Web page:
After driving a manual transmission for 35 years, I don't have to think about how to use the clutch, stick and accelerator. I just "do" and can also be aware of the road, the sound of the engine, the feel of the vehicle, and what all of the drivers and pedestrians around me are doing. No more conscious thought of "clutch...shift...gas..."
There is conditioning of a method first. From the "chaos" of the untrained body to the "order" of the trained body. This is true in any physical or mental discipline: we start out with uncontrolled movements or thoughts, too much motion, too big a movement, uncoordination, and we gradually re-direct our energy to a new way of moving and thinking.
Artists who learn to paint using a method, musicians who learn to play an instrument using a method, writers who learn to write using a method... we all go through the same learning process until our minds and bodies -know- what and how to do, and the actions become spontaneous because we no longer have to think of how to "do things" step-by-step.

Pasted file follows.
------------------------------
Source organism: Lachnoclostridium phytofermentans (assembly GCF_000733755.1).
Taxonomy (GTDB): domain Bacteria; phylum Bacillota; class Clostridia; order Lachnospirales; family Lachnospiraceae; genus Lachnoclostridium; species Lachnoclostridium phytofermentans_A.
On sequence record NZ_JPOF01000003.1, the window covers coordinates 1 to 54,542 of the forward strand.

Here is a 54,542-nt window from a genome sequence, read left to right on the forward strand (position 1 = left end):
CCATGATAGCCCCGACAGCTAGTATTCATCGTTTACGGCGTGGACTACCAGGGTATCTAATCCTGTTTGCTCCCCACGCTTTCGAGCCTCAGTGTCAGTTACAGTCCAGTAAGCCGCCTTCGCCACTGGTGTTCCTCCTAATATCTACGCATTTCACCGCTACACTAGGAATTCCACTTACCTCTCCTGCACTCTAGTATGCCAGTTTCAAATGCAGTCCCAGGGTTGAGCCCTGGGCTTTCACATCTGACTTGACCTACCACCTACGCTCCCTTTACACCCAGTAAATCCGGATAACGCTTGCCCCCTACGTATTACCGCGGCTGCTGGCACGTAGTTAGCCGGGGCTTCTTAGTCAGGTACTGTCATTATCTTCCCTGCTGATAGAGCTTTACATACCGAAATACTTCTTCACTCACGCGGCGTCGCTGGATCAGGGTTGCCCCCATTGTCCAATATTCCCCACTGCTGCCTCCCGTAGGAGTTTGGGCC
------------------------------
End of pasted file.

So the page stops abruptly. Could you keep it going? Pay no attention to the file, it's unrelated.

There is an old expression: "The bound foot is the free foot."
What you're talking about seems to be the ability to summon up what you've learned without conscious thought. I think there is a point beyond that, at which things you haven't
learned can be summoned up without conscious thought. I'm not at that point as an aikidoist yet, but I can make a musical analogy.
When my daughter was born, I decided I wanted to learn this song
as a lullaby for her. Trouble is, Richie Havens tunes his guitar differently than I do, so I couldn't just play what he played. In the course of figuring my own guitar accompaniment, I was playing through the chorus and discovered I was playing Gmaj7/A, a chord I'd never learned, never practiced, never even seen before.